QB 52.32 wrote:
gokeefe wrote:That would go against the idea that they are trying to improve their operating ratio. No price cuts coming from those guys anytime soon.
Depending upon how you define "anytime soon", CSX's 3-year plan runs through 2020 and includes merchandise/intermodal traffic growth ramped up in the out years. Adding new traffic with precision price cuts coincident with a lower cost operation, leveraged to network strengths and taking advantage of rail economics that give the biggest bang for the buck is surely an option to lower the operating ratio. To the extent their plan is successfully executed and directly or indirectly affects PAS, the time frame surely beats NS' ability to improve their New England intermodal competitive position.
CN9634 wrote:Well if any of what you suggest is true then NS wouldn't have any intermodal franchise (that grew 20% in revenue, 8% in volume at H1), and certainly not one that has the preferred routing of the #1, and #3 domestic IMCs by volume. Also, they wouldn't be considering raising the clearances in the tunnel ( which they are after doing a soft raise a decade plus ago). So unfortunately I have to disagree with what your opinion, mostly because what is actually happening is the exact opposite...
It's just simply fact that NS doesn't hold the service advantage over CSX in the Northeast, that they're a couple of days slower and more unrealiable in the Chicago-New England lane and that the UMAX Chicago interchange re-structuring is really a lot of nothing that doesn't change the situation. This does not suggest NS "wouldn't have any intermodal franchise", but one qualitatively competing more on price and less on service. And, while NS posted very good 1H18 intermodal numbers, particularly with unit revenue growth, they're at least a couple of years farther along than CSX in their plans, though already bested by a bigger than expected CSX OR leap; hauling traffic for IMC's is but one of five intermodal lines-of-business and it's interesting how very much traffic the #1 IMC gives non-preferred CSX but how the #2 IMC gives non-preferred NS none; and, when it comes to PAS, you have to ask how much of the plan to raise the tunnel clearance is really just a hope at this point given NS' inability to financially justify the cost.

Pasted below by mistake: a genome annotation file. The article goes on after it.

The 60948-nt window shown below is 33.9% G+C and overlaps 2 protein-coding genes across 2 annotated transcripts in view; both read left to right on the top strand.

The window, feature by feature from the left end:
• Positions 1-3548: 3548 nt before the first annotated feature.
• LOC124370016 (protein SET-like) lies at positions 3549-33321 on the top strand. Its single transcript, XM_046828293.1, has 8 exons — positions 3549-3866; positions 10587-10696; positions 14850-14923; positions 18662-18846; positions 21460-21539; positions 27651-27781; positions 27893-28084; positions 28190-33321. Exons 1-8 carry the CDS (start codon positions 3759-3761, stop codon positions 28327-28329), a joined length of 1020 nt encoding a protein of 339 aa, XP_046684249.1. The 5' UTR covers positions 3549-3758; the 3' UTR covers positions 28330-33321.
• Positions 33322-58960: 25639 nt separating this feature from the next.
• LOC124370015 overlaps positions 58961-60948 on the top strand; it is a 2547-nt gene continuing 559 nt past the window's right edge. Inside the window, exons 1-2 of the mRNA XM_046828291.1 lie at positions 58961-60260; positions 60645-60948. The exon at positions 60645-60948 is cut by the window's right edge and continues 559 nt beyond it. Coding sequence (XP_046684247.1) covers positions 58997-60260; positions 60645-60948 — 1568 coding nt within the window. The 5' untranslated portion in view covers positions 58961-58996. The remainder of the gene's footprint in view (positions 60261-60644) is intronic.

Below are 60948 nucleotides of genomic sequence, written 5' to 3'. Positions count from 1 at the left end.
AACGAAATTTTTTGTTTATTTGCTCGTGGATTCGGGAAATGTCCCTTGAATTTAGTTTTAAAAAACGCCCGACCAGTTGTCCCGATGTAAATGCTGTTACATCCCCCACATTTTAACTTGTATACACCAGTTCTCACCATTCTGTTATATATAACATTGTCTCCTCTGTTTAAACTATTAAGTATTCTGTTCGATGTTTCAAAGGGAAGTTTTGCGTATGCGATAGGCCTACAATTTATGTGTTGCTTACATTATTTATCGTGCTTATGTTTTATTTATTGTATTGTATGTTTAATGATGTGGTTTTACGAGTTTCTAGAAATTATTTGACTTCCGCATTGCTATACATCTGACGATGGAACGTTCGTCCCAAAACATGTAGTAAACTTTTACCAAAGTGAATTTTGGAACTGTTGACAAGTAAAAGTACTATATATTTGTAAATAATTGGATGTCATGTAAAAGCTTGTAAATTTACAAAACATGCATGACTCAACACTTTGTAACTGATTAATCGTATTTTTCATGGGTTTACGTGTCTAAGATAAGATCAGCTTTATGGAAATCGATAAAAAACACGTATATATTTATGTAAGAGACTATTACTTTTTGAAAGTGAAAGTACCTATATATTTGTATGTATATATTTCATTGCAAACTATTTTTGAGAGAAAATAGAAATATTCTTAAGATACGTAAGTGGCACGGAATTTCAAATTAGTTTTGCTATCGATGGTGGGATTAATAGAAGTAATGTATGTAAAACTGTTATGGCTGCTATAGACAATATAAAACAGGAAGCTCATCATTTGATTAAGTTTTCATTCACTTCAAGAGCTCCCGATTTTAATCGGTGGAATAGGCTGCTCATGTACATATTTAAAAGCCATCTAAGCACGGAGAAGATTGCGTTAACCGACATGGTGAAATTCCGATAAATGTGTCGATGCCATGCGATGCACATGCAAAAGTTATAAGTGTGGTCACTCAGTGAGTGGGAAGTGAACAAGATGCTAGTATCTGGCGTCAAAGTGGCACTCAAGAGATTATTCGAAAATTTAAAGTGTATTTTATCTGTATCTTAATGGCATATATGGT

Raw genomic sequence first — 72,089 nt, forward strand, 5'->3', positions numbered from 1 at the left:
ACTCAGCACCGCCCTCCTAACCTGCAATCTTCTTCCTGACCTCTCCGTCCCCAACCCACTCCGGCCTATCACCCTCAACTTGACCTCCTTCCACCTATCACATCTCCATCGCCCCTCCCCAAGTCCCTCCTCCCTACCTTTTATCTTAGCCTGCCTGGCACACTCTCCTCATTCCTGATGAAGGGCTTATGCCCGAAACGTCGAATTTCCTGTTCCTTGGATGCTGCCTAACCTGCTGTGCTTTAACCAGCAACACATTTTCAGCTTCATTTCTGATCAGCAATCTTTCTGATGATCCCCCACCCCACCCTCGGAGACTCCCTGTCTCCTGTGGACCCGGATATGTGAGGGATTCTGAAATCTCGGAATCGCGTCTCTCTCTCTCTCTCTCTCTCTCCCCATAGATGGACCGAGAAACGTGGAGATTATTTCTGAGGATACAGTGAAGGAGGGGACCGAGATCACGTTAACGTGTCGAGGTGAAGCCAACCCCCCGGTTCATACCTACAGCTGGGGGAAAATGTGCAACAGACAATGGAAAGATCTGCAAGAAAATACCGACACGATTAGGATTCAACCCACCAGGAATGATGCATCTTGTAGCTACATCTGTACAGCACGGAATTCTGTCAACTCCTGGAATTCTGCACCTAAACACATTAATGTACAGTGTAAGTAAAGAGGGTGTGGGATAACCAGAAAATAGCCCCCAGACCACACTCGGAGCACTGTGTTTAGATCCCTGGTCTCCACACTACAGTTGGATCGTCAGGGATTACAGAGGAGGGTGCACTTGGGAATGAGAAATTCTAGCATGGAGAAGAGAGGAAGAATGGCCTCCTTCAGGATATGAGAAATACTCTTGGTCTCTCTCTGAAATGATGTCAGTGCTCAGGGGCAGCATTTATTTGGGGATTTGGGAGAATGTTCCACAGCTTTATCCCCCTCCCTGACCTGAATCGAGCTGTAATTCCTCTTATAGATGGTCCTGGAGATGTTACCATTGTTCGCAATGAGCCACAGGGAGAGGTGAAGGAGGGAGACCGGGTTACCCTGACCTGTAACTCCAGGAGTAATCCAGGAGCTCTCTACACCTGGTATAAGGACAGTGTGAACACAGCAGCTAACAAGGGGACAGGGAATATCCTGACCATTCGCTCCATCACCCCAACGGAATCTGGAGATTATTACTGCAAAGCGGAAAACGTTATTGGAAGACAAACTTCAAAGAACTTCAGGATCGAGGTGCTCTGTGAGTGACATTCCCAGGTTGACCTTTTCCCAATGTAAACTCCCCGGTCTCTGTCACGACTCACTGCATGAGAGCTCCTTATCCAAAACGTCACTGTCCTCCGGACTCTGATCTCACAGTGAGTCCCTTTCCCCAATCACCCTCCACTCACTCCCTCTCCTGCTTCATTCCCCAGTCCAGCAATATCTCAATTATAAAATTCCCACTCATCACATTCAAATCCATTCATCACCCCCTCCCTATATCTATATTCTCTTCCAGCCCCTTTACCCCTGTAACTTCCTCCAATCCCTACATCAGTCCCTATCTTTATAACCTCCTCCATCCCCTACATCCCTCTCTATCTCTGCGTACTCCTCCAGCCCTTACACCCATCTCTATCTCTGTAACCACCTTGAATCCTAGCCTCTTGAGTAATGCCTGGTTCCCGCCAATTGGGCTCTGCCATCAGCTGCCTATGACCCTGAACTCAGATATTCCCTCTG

Well they don't have doublestack and they deal with Pan Am, so in New England they don't hold any service advantage with their severely over capacity and inefficient Ayer ramp, no doublestack and yet another emphasis on dealing with Pan Am. CSX owns the line and has two ramps, as well as a foothold in Intransit right off their property in Worcester.... so that much is obvious for New England.
Now the Northeast... Mechanicville & Taylor cover better footprint in conjunction with Croxton & E-Rail. Then you add in Allentown, Harrisburg (Rutherford too), & Greencastle and the Northeast is locked pretty tight compared to CSX's Kearny, Philly, 'Cuse and C-Burg. Hunt has over 85,000 containers and Hub is second at about 40,000... so not only is Hunt #1 but they are #1 by more than double the next guy. So losing some volume of Hunt's in New England is just due to the low capacity at Ayer. The bad news is actually for HUB, which is choked out even worse and just sold off their MODE broker, so their New England portfolio will likely suffer... unless they buy another IMC (in the works) and hedge volumes. My point all in all is a real Ayer expansion is needed for growth in New England for NS, but in totality of their 'Northeast' business they certainly have a large share. And lets be honest.... CSX old regime's thinking was a bit off in many cases.... Valleyfield? Really?